Sunday, February 5, 2012
8 principles of effective branding
Scott Bedbury, former VP of marketing at Starbucks and head of advertising at Nike outlines in his book "New Brand World" 8 tenants to building more relevant and resonant brands with today's consumers. Those ideas are a summary of his observations and findings, as he helped these two major brands find their core values and lay the foundation for their future growth. I found the 8 tenants very insightful and some of them align with the book "Buying In" by Rob Walker that considers the branding from consumers point of view.
The principles are:
1. Brand awareness is no longer enough.
No longer is having your voice in the market place and showing your logo enough to establish yourself as a great brand. More important today is having relevance and resonance with your consumers. Rob Walker, talks about how brands today are salient, making people aware it exists, but more importantly they are relevant to their target audience. This is often achieved through customization and creating niche products for small groups of followers. Having a differentiated product is important in helping this cause.
2. You have to know you brand before you can grow it
It is important to know your goals and future vision of what you want to become and where you hope to be. What will you do when you reach you initial goal and how can you measure you success. All these questions are going to help align company people on the path for that growth. Getting down to the core substance and essence can help in decision making, on future projects as the goals are clearly laid out. A brand should stand for something rather than nothing. Having a mantra can help align those thoughts. Nike for example, might be though of as "authentic athletic performance, Starbucks would be "Rewarding everyday moments" and Disney can be " Fun family entertainment". Something that helps establish this is getting to know your consumers, what are their perceptions of you brand, how do they feel towards your brand and what are their burning issues.
3. Just because you can doesn't mean you should.
It is important of course that once you establish your brand essence and mantra, that all growth efforts and investments support those ideals. Picking the right partnerships and sub-branding efforts will all support the message to the consumer if played right and aid growth.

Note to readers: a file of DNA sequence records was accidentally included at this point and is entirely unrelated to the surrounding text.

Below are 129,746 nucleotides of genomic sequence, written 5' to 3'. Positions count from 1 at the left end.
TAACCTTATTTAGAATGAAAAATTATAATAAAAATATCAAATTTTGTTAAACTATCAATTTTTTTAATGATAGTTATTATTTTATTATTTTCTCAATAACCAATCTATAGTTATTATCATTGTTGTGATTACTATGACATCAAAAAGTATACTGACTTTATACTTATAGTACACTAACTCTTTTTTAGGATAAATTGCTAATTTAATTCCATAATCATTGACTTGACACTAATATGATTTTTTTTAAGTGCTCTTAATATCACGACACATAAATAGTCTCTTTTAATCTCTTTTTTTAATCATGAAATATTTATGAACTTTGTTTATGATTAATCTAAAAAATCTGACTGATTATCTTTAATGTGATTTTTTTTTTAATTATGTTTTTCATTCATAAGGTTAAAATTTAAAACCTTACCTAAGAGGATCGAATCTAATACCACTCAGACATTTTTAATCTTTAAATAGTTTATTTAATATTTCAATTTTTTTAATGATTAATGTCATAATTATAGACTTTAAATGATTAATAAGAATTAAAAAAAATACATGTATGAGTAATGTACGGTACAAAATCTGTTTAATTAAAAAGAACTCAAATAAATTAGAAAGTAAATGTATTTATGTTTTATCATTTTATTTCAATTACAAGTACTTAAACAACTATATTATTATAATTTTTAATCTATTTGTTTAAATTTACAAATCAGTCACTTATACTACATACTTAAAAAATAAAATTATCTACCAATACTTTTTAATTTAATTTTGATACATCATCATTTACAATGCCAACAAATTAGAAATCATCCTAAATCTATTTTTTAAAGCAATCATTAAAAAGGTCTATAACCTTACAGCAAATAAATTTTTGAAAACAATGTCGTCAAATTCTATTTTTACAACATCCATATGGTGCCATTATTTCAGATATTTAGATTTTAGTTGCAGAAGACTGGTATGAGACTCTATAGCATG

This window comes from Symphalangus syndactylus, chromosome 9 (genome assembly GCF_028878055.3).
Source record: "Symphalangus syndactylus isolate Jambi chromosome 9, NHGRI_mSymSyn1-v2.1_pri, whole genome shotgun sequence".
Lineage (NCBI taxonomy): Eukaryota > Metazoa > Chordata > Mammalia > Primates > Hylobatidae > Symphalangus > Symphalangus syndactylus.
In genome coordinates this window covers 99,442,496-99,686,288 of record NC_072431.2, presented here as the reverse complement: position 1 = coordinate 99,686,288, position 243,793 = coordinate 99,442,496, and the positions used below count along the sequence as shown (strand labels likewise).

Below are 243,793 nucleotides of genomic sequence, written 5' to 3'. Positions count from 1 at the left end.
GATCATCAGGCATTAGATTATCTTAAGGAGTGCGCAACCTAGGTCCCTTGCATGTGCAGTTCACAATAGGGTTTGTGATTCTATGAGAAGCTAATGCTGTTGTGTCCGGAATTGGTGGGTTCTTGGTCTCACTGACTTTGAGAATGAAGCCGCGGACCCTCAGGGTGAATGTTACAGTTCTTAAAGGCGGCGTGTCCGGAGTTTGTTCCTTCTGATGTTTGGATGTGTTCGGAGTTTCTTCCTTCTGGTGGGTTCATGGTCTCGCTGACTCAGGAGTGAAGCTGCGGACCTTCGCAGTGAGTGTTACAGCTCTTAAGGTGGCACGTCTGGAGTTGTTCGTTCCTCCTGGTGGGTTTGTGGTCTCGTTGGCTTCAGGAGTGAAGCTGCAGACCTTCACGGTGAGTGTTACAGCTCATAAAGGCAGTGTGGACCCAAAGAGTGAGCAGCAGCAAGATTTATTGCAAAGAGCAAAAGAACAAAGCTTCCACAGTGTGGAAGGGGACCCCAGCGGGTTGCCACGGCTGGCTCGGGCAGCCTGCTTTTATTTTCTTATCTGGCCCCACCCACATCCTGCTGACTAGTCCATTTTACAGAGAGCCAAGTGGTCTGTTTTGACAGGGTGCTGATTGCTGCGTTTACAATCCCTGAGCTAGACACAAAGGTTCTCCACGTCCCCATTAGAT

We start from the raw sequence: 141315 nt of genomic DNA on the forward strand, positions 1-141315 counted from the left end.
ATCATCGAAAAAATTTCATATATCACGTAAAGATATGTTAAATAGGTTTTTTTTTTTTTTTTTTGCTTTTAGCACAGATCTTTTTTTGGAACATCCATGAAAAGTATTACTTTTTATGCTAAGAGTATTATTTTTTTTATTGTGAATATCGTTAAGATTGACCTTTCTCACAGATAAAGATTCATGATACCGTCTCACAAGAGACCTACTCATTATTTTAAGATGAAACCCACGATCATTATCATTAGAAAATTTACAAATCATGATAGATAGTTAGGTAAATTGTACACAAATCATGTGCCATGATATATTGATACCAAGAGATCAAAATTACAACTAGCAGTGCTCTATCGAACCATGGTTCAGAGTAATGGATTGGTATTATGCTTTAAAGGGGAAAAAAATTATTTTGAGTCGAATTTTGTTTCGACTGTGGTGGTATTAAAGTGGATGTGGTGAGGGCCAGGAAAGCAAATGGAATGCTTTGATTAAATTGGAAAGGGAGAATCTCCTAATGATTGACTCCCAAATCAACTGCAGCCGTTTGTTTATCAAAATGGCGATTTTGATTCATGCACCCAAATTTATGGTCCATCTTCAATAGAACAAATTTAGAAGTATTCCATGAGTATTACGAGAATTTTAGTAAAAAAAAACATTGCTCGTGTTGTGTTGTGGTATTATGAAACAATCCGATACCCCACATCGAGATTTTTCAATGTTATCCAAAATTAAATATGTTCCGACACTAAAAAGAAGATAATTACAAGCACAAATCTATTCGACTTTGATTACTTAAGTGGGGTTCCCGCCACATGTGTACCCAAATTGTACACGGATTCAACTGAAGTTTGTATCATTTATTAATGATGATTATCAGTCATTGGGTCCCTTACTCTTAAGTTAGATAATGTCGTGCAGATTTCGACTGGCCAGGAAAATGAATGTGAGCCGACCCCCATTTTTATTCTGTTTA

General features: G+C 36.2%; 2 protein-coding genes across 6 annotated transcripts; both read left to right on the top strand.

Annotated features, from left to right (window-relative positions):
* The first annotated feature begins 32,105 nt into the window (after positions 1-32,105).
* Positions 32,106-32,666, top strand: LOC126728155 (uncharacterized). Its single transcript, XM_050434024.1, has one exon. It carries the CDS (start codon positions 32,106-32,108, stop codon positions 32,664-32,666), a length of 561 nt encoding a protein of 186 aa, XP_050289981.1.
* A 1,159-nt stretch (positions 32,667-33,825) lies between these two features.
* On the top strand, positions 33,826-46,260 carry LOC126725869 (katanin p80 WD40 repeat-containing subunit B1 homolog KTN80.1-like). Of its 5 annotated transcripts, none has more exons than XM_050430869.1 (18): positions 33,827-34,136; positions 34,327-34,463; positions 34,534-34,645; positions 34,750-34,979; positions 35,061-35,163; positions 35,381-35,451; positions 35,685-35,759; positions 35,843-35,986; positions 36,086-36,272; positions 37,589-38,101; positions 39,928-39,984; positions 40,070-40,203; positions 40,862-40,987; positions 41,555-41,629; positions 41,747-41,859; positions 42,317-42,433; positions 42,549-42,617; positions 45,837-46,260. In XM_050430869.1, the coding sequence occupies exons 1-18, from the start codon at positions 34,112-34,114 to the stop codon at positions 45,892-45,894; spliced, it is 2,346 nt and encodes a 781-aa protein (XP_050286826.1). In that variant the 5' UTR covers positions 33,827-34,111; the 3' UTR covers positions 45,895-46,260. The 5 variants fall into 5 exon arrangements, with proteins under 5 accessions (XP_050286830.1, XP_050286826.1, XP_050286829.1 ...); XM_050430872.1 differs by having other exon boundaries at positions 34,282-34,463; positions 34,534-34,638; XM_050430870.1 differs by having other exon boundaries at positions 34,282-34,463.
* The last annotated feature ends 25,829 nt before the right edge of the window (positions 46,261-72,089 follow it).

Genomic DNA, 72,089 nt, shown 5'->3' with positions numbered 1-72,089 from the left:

4. Become more than the product to the consumer.
Being able to transcend a product is important for brand value, it creates evangelists in your loyal consumers and builds social communities. These are much hard to dislodge when times get harder, or competition more aggressive. Using emotional drives and cultural forces as suggested by Maslow's hierarchy of needs, such as fear, joy, accomplishment, security and love are going to build a platform to place your brand on, that goes deeper than pure economic value. When this occurs people have a deeper investment in the brand.
5. Everything Matters
Everything the brand touches is another point at the which a consumer receives your message. Nothing should be overlooked as everything adds to the mix. The good, bad and ugly parts of your operations and dealings will eventually become an image in the consumers mind when they think about your brand. This should all be expected but handled with care and consideration.
6. All brands need good parents
A brand can be considered a child with metaphorical needs and traits. A brand needs protecting, nurturing, and have positive and enduring values. The brand should become a value member of society as a whole being productive, desirable and welcomed everywhere. Failure to look after the brand will like a disobedient child become unruly , mostly misguided and unwelcome. Like a child creativity should be encouraged and conformity should not reduce the willingness to learn. Often having a parental figure such as a brand steward will help in this brand raising exercise, this can be a CEO or a dedicated brand leader.
7. Big doesn't mean bad
As a brand grows it should try and hold onto the values that make small businesses often more approachable. Having a sense of humor, being humble and friendly. This is very much like the previous point that like a child growing a brand should be a positive experience for all.
8. Future brands will be distinguished by relevance, simplicity and humanity
Brands that want our attention and devotion need to show respect back and this is the long term invest that a future brand needs to employ. It needs to be respectful, have a relevance to a persons inner narrative and goals and be considerate of people as human beings. They have a responsibility to help people and not destroy things for the sake of profit and bottom lines. Failure to keep this in mind, may bring short term profits but will ultimately lead to a disloyal consumer.